PPBS Case Study - Auckland Botanic Gardens

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Rebecca (Bec) Stanley is Curator at the Auckland Botanic Gardens nursery, which is within the gardens on Hill Road, Manurewa. Bec has a team of three nursery workers who propagate plants for revegetation within the gardens and for parks throughout the Auckland City Council area. The nursery also buys plants in for the Gardens and propagates plants from the Gardens.

Bec said the nursery took part in the Plant Producers Biosecurity Scheme pilot because the council had an extremely important part to play in biosecurity e.g. with Kauri dieback and Myrtle rust. Her nursery could also potentially adversely affect the parks in the Auckland region if biosecurity was inadequate. It supplies 26 parks so if any disease is in nursery plants it potentially goes to 26 parks in the Auckland region

Bec said the PPBS process was relatively straightforward as the nursery had gone through the NZPPI Nursery Production Farm Management System https://nzppi.co.nz/fms.

“We’ve been practising biosecurity for four years now so the scheme has not been a massive change for us. But would have been if we hadn’t undertaken FMS. What is different is that we now write processes and protocols down. Until we went through this pilot we had no nursery manual as the FMS doesn’t require one; you just go through an audit then run around and do everything the audit requires.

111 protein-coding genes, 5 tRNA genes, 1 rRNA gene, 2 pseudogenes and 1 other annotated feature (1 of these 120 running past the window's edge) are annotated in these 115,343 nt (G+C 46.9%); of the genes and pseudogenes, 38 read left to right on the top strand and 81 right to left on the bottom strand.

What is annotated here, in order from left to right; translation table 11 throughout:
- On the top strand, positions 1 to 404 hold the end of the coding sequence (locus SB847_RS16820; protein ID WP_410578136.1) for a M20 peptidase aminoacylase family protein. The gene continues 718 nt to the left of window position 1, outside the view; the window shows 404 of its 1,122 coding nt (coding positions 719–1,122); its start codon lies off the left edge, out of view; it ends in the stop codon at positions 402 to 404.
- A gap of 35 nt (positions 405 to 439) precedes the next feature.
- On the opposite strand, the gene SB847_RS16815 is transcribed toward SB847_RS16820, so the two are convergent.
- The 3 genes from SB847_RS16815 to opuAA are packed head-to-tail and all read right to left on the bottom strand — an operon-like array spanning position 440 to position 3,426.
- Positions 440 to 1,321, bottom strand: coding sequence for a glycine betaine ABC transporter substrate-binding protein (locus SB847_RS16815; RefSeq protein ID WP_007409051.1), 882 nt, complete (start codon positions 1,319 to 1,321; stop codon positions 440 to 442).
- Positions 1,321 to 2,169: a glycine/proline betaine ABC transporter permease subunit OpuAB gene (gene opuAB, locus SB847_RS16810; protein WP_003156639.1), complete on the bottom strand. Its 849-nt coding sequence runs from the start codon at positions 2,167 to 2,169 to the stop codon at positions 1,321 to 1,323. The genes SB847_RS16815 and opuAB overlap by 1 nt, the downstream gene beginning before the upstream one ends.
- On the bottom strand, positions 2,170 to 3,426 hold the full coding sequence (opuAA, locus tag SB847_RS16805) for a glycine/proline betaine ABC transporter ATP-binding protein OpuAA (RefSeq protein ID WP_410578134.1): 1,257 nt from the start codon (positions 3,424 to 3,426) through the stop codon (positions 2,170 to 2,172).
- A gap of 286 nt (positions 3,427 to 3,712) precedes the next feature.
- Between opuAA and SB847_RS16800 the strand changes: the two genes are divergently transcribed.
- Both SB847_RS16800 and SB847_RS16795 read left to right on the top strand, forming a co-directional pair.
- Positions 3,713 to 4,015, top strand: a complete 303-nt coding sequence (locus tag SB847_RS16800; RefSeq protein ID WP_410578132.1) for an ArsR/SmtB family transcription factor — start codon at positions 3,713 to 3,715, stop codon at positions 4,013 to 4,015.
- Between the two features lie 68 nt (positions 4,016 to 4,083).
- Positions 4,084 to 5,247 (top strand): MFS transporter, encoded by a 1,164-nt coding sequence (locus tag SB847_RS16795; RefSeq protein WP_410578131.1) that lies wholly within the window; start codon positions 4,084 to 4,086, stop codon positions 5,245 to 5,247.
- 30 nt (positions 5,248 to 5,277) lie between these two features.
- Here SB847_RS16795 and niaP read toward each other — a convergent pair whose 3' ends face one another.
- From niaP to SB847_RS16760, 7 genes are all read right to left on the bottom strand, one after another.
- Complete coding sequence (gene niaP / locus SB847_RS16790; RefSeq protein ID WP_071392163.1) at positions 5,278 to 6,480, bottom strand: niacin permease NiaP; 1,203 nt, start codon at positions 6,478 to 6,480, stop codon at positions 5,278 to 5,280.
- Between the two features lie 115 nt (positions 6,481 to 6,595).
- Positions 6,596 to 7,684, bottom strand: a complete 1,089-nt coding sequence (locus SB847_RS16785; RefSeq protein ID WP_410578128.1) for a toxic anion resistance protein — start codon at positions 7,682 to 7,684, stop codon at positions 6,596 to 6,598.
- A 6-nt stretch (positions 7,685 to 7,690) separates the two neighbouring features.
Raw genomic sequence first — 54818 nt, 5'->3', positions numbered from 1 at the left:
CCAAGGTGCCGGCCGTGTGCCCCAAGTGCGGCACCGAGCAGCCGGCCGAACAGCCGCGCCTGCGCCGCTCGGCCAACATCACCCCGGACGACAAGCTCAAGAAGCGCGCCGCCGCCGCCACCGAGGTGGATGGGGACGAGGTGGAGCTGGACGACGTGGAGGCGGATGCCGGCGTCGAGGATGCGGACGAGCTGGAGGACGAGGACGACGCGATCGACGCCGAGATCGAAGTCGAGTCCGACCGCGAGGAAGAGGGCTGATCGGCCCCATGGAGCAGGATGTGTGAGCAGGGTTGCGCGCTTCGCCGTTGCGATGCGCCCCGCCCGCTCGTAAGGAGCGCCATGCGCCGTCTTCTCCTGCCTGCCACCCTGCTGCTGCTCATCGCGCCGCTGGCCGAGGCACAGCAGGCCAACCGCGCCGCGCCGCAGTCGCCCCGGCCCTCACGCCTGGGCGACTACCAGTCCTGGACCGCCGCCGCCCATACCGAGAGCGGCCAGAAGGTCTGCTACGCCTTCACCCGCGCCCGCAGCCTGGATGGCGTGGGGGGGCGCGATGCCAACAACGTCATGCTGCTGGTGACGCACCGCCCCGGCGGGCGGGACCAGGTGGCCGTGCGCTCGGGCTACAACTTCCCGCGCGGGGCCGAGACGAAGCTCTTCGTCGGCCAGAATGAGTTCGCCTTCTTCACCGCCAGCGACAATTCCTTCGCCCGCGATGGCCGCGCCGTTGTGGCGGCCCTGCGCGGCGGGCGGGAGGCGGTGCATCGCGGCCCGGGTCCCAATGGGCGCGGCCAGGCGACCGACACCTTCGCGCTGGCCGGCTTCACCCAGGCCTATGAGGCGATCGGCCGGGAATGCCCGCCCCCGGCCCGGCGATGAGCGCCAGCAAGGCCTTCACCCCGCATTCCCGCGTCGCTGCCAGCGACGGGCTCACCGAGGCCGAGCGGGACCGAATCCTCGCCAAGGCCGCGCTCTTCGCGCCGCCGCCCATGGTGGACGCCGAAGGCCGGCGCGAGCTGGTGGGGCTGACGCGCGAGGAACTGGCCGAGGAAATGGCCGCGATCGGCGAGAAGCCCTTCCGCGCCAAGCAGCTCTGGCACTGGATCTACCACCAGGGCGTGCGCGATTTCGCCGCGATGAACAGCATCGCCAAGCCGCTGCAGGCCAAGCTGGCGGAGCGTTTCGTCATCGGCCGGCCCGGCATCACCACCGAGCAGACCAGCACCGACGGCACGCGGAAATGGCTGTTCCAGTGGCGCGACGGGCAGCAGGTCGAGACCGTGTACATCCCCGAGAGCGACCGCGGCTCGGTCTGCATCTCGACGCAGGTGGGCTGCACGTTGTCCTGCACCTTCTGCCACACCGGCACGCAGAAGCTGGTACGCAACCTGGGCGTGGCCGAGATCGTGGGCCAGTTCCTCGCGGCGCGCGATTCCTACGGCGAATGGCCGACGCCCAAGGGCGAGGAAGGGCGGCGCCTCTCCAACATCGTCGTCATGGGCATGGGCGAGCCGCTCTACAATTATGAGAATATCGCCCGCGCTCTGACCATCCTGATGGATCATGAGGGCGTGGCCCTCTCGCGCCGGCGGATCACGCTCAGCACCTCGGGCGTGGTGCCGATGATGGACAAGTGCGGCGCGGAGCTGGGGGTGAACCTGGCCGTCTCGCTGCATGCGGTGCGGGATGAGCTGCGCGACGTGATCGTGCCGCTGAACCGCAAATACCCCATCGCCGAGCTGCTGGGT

“The actual process of writing the manual down was very useful as we reviewed our systems while writing it. We tweaked and improved some systems. It is going to be very useful.”

The PPBS pilot highlighted other gaps in nursery systems:

  • The need for documentation i.e. when plants came in from offsite they were visually checked and put in the quarantine station but nothing was documented. Now the dockets are signed off.
  • Processes established under the FMS were targeted at outside people coming into the nursery but not the wider botanic gardens staff: “The staff induction for nursery people is awesome, including volunteers, but we hadn’t included other botanic gardens staff. Other nurseries might encounter the same issue when it comes to contractors – it’s important everyone knows the biosecurity protocols.”

Time investment

Bec said other nurseries should be realistic on how much time was required to implement the PBBS.

“Our nursery team are experts at their job but the focus is on the plants not writing down processes.  However as we had the background of the FMS, we had done the work so capturing it and collating it in a manual was not impossible. It would have been a lot more time consuming otherwise.”

“I did look on the time (put into the PPBS) as an investment rather than an intrusion. I set down two hours a week with staff. I followed them around and documented what they did. It did help them understand some processes better as it clarified the reasons why we did things the way we did.”

Staff response